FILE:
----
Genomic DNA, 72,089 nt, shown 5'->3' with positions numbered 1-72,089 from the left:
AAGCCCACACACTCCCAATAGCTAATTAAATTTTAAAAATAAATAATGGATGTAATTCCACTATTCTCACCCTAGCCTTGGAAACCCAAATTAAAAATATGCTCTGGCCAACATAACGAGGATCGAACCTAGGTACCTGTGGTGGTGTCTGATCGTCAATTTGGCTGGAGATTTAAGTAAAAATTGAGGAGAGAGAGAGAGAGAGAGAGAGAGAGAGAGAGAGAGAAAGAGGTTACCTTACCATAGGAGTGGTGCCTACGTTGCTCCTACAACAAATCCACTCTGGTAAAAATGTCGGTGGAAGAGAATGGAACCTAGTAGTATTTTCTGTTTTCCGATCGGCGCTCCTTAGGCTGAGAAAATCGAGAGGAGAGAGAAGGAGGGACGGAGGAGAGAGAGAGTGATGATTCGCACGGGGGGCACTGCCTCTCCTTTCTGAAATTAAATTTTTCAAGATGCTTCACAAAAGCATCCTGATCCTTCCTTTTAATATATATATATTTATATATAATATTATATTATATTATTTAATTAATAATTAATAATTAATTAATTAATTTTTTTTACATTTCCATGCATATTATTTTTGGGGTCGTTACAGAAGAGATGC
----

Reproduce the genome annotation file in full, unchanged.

Genomic DNA, 72,089 nt, shown 5'->3' with positions numbered 1-72,089 from the left:
AAGCCCACACACTCCCAATAGCTAATTAAATTTTAAAAATAAATAATGGATGTAATTCCACTATTCTCACCCTAGCCTTGGAAACCCAAATTAAAAATATGCTCTGGCCAACATAACGAGGATCGAACCTAGGTACCTGTGGTGGTGTCTGATCGTCAATTTGGCTGGAGATTTAAGTAAAAATTGAGGAGAGAGAGAGAGAGAGAGAGAGAGAGAGAGAGAGAGAAAGAGGTTACCTTACCATAGGAGTGGTGCCTACGTTGCTCCTACAACAAATCCACTCTGGTAAAAATGTCGGTGGAAGAGAATGGAACCTAGTAGTATTTTCTGTTTTCCGATCGGCGCTCCTTAGGCTGAGAAAATCGAGAGGAGAGAGAAGGAGGGACGGAGGAGAGAGAGAGTGATGATTCGCACGGGGGGCACTGCCTCTCCTTTCTGAAATTAAATTTTTCAAGATGCTTCACAAAAGCATCCTGATCCTTCCTTTTAATATATATATATTTATATATAATATTATATTATATTATTTAATTAATAATTAATAATTAATTAATTAATTTTTTTTACATTTCCATGCATATTATTTTTGGGGTCGTTACAGAAGAGATGC